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HomeWorldGermany’s Violation Of Asylum Seekers’ Right To Privacy Is Strongly Condemnable

Germany’s Violation Of Asylum Seekers’ Right To Privacy Is Strongly Condemnable


For 5 years now, German migration authorities have
routinely violated the right to privacy of tens of thousands
of asylum seekers and refugees by inspecting their mobile
phones and subjecting them to second-class data protection,
often without any concrete suspicion of false claims,
without consent and without producing meaningful results,
Euro-Mediterranean Human Rights Monitor said in a statement
today.

Since 2017, the Federal Office for Migration
and Refugees (BAMF) have carried out about 20,000 mobile
phone searches of asylum seekers, but hardly any have
uncovered false information, proving to be a €11 million
ineffective and disproportionately invasive measure. Between
2018 and 2019, about a quarter of the evaluations
reportedly failed
due to technical problems and when
they succeeded, the 98-99% of the searches confirmed the
asylum seekers’ statements.

The lack of transparency
raises serious concerns as well, since BAMF has refused to
disclose the software employed, consent is rarely sought,
and migrants often do not know how their data is
used.

Under a national law passed in 2017, the
evaluation of smartphones’ data is permissible to
determine the identity and nationality of asylum seekers,
also for children, if they are unable to produce a passport.
Yet, some asylum seekers who exhibit valid documents, such
as civil status certificates or valid passports from certain
states, also
had to hand over their devices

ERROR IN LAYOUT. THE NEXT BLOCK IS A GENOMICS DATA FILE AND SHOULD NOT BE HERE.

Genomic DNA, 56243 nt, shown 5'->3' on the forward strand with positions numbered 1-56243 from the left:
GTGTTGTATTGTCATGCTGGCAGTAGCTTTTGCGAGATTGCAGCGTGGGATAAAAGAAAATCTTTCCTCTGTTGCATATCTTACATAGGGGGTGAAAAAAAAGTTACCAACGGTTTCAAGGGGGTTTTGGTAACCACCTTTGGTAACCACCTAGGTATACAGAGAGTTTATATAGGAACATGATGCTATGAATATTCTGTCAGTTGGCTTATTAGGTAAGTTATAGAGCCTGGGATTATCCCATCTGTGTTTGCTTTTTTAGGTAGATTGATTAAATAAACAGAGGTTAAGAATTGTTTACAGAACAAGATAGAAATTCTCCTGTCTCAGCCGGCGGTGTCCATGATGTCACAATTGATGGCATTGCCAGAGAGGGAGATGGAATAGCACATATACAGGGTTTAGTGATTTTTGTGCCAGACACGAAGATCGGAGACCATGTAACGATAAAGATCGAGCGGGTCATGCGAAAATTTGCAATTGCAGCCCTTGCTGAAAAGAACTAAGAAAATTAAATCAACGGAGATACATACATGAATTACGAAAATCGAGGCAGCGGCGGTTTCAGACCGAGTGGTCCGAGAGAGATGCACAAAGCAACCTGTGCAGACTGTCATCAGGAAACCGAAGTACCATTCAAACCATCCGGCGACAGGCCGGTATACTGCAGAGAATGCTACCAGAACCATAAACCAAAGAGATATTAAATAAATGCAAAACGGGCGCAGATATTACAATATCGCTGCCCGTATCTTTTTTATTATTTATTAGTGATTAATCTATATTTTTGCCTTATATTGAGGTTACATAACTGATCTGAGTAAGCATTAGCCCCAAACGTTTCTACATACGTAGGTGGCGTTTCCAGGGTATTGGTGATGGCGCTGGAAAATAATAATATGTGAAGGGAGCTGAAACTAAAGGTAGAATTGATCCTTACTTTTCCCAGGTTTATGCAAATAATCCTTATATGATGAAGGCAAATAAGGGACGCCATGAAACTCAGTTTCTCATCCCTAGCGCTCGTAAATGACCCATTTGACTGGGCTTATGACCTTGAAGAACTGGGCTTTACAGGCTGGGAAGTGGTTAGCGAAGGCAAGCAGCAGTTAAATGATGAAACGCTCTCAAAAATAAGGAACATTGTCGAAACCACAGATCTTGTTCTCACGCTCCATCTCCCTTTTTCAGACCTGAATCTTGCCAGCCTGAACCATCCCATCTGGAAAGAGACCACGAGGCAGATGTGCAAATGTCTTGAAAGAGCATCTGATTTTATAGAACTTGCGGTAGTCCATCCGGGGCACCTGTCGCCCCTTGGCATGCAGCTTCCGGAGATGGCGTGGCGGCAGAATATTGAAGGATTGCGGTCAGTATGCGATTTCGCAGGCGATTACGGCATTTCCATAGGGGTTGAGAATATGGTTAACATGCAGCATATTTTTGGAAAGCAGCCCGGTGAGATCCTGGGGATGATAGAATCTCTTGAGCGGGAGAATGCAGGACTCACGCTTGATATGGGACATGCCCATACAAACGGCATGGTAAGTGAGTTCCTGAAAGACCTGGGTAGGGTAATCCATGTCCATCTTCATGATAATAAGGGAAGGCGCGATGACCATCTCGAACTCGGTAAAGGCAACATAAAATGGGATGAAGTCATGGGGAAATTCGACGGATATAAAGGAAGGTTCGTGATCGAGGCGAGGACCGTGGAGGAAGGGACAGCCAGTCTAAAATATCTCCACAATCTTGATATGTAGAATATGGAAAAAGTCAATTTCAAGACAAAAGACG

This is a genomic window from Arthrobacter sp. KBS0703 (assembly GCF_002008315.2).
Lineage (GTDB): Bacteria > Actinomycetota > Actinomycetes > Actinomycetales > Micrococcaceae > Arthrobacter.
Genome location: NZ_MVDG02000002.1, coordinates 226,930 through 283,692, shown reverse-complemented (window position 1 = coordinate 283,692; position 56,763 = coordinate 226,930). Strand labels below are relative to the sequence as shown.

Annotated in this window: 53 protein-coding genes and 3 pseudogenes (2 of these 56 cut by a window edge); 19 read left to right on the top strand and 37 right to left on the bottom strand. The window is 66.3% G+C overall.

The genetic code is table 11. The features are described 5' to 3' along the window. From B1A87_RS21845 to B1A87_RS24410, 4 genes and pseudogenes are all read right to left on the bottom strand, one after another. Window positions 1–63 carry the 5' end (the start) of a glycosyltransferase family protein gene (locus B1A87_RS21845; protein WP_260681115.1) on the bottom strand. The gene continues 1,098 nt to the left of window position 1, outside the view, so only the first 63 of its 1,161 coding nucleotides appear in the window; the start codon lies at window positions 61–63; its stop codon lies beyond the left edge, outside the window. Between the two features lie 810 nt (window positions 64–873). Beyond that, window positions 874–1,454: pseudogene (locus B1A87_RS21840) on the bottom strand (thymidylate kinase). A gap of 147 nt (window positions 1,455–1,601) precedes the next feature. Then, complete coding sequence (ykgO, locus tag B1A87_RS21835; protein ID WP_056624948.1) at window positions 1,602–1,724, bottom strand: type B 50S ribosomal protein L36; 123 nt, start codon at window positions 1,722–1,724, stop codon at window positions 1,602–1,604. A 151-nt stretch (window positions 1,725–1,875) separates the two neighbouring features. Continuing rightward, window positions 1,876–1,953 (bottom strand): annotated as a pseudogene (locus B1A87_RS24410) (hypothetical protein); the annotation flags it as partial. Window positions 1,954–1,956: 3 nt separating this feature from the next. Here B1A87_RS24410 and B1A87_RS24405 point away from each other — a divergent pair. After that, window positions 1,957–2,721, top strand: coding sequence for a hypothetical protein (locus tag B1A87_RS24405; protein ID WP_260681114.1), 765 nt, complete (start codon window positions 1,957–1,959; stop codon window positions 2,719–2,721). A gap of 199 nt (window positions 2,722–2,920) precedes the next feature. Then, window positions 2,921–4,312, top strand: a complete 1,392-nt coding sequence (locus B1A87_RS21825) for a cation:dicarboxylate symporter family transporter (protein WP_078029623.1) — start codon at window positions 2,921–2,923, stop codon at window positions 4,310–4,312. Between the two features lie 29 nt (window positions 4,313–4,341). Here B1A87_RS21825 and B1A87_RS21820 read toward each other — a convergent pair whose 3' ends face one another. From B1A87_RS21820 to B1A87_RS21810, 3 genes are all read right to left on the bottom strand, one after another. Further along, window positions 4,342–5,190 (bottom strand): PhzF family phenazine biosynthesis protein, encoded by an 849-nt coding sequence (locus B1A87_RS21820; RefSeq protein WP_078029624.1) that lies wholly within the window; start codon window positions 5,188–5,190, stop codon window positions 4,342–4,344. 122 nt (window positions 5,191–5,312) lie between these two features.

.

Lea Beckmann, a
lawyer from the German NGO GFF that reported on this issue,
argued that “data protection law applies to everyone,
including asylum seekers” and that evaluating mobile
phones is “simply not compatible” with the law.

Three
refugees so far have filed a lawsuit against the German
state for accessing their personal data. One of them,
Mohammed A., who was already recognized as a refugee,
recalled that BAMF employees reviewed his case without
giving a specific reason and required his phone without
explaining anything. “I was scared of being deported so I
gave him the cell phone. It was like handing him my whole
life” Mohammed stated.

“For
people on the move, mobiles phones are being turned from an
indispensable tool connecting them with family and home into
a disproportionate means of surveillance and invasion of
privacy” said Michela Pugliese, Legal Researcher at
Euro-Med Monitor, “The lack of refusal mechanisms,
transparency and meaningful access to legal remedies
together with the generalized mistrust towards asylum
seekers and the unnecessary intrusion on their most
sensitive data are incredibly counterproductive to assess
fairly an asylum application”.

Euro-Med Monitor
calls on Germany to halt the screening of asylum seekers’
mobile phones without a voluntarily and informed consent, as
prescribed for by Articles 6 and 7 of the EU General Data
Protection Regulation; to employ “milder means to achieve
the purpose”, as stated under German asylum law; to
provide asylum seekers with the possibility to refuse and
have access to legal remedies; and to fully abide by
national and international law concerning the right to
privacy, informational self-determination, confidentiality
and information integrity.

Euro-Med Monitor calls on
the EU to ensure that any processing of asylum seekers’
personal data fully respect their human dignity, integrity
and fundamental rights, particularly the right to respect
for one’s private life (Art. 7 of the Charter) and the right
to the protection of personal data (Art. 8 of the
Charter).

© Scoop Media

 



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